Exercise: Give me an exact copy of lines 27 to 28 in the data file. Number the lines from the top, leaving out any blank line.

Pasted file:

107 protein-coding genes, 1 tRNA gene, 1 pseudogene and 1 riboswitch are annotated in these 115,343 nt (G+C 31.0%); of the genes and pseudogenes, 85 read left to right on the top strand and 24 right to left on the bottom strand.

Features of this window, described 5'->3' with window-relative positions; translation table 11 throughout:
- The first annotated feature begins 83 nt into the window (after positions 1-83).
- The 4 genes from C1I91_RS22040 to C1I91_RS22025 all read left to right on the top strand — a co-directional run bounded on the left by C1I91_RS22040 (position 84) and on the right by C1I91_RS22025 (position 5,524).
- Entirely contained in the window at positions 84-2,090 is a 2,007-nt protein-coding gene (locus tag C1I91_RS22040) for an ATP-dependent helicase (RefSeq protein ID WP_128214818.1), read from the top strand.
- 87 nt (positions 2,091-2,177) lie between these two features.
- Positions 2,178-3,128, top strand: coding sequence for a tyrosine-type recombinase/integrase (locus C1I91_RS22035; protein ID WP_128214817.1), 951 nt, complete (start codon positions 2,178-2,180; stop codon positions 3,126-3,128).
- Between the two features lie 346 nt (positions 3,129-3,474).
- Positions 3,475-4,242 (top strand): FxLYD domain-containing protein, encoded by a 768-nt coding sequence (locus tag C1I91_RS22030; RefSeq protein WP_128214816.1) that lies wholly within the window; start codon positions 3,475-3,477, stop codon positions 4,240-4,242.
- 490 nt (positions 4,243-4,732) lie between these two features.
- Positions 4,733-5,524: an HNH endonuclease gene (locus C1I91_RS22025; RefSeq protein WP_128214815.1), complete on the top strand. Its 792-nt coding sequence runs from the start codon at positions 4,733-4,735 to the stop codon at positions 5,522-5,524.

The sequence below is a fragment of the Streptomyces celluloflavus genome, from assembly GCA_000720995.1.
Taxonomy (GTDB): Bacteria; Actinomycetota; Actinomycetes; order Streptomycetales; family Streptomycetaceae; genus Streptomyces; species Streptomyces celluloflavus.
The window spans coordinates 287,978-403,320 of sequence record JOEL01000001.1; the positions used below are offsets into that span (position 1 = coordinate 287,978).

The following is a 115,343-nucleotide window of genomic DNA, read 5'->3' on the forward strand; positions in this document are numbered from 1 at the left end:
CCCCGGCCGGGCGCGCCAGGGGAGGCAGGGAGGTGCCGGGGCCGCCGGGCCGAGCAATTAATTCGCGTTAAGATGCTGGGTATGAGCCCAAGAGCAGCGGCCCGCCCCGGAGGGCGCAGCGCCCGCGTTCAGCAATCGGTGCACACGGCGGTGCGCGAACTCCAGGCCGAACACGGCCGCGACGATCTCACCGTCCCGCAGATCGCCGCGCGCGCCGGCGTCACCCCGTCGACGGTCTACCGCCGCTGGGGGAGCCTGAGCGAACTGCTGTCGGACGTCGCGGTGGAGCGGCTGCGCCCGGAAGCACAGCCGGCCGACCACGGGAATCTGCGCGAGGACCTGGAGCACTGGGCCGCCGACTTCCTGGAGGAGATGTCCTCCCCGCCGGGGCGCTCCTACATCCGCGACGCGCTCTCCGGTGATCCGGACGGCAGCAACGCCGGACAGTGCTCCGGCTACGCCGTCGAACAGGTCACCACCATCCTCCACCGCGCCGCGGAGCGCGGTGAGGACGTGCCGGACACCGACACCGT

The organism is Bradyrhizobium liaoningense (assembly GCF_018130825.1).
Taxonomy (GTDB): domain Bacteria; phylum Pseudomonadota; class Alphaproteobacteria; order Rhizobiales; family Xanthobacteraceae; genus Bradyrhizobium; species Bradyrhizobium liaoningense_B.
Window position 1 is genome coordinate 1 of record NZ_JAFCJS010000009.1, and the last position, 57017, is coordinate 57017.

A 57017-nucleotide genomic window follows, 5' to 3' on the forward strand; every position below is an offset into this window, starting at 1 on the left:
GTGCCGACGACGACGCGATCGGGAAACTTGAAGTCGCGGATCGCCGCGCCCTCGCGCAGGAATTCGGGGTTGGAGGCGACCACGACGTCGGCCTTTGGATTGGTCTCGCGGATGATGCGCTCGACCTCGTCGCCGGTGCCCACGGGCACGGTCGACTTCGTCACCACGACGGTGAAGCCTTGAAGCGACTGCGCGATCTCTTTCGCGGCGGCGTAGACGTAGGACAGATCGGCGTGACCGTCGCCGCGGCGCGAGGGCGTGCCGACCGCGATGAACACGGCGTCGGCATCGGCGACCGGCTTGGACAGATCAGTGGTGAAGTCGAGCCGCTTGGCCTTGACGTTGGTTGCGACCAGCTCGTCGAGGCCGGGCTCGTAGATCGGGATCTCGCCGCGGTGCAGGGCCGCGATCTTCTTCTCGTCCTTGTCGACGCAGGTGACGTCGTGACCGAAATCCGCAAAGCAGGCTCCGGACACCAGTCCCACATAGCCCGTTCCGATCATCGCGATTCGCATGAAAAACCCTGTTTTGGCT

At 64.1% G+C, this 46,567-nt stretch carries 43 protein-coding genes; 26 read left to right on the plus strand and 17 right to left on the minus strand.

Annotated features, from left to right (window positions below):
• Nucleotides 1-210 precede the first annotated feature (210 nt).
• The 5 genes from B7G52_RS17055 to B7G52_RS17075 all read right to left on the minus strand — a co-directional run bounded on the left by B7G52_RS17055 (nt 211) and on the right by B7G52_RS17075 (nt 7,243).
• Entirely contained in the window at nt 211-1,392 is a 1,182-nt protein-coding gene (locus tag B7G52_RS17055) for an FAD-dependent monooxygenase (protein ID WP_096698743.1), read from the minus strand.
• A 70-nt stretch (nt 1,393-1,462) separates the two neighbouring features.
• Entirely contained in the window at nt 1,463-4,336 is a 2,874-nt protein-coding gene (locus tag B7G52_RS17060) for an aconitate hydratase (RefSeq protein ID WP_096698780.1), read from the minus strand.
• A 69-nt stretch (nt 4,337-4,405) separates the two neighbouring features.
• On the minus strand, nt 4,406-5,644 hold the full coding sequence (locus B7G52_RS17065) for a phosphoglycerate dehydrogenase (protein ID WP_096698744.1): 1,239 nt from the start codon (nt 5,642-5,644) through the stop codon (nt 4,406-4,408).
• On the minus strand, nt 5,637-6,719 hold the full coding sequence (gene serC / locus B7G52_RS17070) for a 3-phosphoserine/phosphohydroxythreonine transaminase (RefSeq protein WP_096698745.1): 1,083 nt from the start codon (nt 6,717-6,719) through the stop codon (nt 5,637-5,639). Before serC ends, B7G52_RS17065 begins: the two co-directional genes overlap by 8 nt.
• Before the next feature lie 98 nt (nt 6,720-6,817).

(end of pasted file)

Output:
• A 70-nt stretch (nt 1,393-1,462) separates the two neighbouring features.
• Entirely contained in the window at nt 1,463-4,336 is a 2,874-nt protein-coding gene (locus tag B7G52_RS17060) for an aconitate hydratase (RefSeq protein ID WP_096698780.1), read from the minus strand.